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welcome back. as the united states contemplates taking action in syria, it's worth noting that stories of war are usually full of pain and loss.
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tonight we're glad to bring you a good story from afghanistan. there was a lot of smiles around the office. the story begins in afghanistan. brave american soldiers stationed at a remote base. a stray wonders around and they adopt her and she adopted them. the dog has puppies and i'll let randi kaye pick up the rest of the story. >> reporter: at terminal 4 at jfk they are anxiously awaiting a special delivery prom afghanistan. >> i'm extremely excited. i can't put into words. i'm antsy, excited, pumped up. >> reporter: to better understand why, let me take you back to afghanistan earlier this year where he and others were helping train afghan patrols on the boarder with iran. a stray dog took a liking to them and the men immediately bonded with her. she went on patrols with them and waited each night for their safe return. they named her sheeba. when she got pregnant, the
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soldiers knew her life and puppy's lives were in danger. the puppies were hungry and she was dangerously thin. so the men started giving her and soon her seven pups their rations, mres, beef jerky, they bathed them, swaddled them in blankets and loved them like their own. sergeant cabba realized he couldn't leave afghanistan without the dogs. >> i fell in love. you know what, from the second she was born we're like they are cute and started getting personalities and taking to us very well, and, you know, you can't leave something like that behind. >> reporter: a couple of phone calls and soon sergeant cabba was in touch with guardians of rescue, a new york group that rescues animals. they got word to this dog shelter in afghanistan and after very generous donations, the dogs were brought there, quarantined for three months.
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next, they were shipped to dubai, then flown to the u.s., an 8,000-mile journey which brings us back to jfk's terminal four. late wednesday, the dogs arrived to cheers. >> got you here. we said we would. >> reporter: the puppies had grown a bit but they sure seemed to remember the guys. >> i feel fantastic. i haven't seen them in awhile, and she's gorgeous. i can't believe that they are here. >> reporter: they were checked out at a local shelter where they got strange stares from others wondering where they came from. there was also a group photo. well, sort of. all the excitement was a bit too much for the mother but her babies, now 5 1/2 months, were thrilled. does she know any tricks yet? >> she doesn't know she's doing it but shakes hands. >> reporter: back home in long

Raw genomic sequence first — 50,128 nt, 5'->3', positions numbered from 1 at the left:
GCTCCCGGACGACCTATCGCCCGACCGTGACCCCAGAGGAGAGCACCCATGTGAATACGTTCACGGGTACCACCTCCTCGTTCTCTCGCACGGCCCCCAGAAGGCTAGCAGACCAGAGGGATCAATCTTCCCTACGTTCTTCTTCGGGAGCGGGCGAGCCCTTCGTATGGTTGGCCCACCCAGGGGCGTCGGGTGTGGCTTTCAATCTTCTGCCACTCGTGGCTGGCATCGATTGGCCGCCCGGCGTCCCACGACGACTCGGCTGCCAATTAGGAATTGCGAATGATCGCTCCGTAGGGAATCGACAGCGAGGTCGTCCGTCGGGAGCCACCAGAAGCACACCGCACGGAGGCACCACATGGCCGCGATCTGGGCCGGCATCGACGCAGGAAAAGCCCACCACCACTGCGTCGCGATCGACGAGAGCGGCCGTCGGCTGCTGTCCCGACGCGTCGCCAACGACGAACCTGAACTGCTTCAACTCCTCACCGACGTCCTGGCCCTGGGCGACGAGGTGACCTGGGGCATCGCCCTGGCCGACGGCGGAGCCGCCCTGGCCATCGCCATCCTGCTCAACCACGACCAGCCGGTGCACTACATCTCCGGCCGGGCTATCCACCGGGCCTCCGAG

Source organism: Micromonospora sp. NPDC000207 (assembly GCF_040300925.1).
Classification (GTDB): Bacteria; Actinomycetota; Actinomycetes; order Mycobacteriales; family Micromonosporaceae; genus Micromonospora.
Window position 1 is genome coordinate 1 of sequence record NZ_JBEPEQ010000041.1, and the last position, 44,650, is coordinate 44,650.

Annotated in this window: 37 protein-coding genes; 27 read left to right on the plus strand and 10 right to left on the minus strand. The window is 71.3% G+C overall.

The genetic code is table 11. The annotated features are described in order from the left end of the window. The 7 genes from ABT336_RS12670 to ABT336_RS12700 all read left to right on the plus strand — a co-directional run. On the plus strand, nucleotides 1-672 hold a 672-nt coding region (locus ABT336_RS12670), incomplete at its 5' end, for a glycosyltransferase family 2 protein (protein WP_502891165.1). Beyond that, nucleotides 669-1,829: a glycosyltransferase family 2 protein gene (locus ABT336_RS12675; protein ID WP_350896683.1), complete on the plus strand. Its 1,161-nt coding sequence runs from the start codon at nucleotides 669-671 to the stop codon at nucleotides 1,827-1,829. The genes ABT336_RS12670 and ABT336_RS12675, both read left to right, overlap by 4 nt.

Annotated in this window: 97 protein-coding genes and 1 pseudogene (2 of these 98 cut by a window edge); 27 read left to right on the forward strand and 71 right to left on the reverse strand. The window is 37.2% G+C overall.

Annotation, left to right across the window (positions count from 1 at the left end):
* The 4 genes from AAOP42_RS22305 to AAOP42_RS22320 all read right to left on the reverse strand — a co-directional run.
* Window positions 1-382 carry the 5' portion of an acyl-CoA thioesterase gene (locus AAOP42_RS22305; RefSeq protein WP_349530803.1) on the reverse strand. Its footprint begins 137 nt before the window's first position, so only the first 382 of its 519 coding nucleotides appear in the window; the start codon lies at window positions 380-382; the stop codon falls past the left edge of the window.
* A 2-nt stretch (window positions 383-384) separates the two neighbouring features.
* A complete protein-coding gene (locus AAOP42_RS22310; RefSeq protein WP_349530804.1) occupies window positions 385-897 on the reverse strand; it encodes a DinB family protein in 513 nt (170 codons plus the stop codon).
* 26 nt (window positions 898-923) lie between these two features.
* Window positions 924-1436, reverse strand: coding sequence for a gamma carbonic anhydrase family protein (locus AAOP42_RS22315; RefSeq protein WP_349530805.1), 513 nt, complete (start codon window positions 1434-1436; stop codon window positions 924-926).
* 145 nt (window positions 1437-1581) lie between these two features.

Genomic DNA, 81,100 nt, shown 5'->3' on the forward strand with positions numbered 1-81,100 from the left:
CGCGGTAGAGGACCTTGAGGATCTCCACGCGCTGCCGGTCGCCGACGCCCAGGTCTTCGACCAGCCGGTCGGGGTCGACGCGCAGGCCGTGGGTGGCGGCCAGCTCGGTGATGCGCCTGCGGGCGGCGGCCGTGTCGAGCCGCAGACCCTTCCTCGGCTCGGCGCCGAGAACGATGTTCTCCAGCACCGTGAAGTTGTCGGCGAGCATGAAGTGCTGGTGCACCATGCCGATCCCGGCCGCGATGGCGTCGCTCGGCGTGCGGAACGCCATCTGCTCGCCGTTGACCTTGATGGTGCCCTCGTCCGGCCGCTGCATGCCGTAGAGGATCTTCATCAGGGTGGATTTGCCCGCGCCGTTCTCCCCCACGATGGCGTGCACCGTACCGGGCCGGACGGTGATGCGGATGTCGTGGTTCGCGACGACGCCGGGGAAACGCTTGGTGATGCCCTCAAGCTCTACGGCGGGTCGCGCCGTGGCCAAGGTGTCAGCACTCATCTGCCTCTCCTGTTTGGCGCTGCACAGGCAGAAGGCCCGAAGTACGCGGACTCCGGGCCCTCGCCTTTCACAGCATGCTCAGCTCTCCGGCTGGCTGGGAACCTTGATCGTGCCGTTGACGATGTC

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beach new york, his puppy seems at home after her first night. how did she do overnight? >> she did well. she's a howler, that was something we weren't expecting. >> reporter: during our interview she was distracted by the new sights and sounds. she thinks she's still in afghanistan. >> she does. >> reporter: for the sergeant and his unit, these dogs managed to give them a bit of normalcy far from home. >> she just offered so much companionship. just to see someone excited to see me when we walked back in, her butt shaking and tongue out is fantastic. it was. it means the world. she made things so much easier. >> come on, girl. >> reporter: randi kaye, cnn, long beach, new york. >> there is no doubt randi kaye had the best assignment. but a short time ago, i got to meet the sergeant and his dog, cadence. so did you know right away this was the dog for you? >> i knew within about three days, yeah.
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>> what was it about her? >> the way she slept, definitely the way she slept. her mouth was wide open and laid on her back and just seemed independent yet, lazy. >> is that how you sleep? >> exactly how i sleep. but i snore. she doesn't snore. >> how hard was it -- a lot of people think about doing this serving overseas but to follow through in doing this was amazing. how hard was it? >> it was very easy in my case. i decided i wanted to take one dog home and for some reason i reached out to my old high school teacher, who put me in contact with guardians of rescue who counter offered with bringing all eight dogs home. >> that's amazing. why your high school teacher? >> no idea. she was well-known and a huge influence on me growing up, and i figured maybe she can help fund raise a couple hundred dollars. it was a good guess. >> what do you think would have happened to cadence and others? >> they -- our base closed when we left. there was no, you know, back field.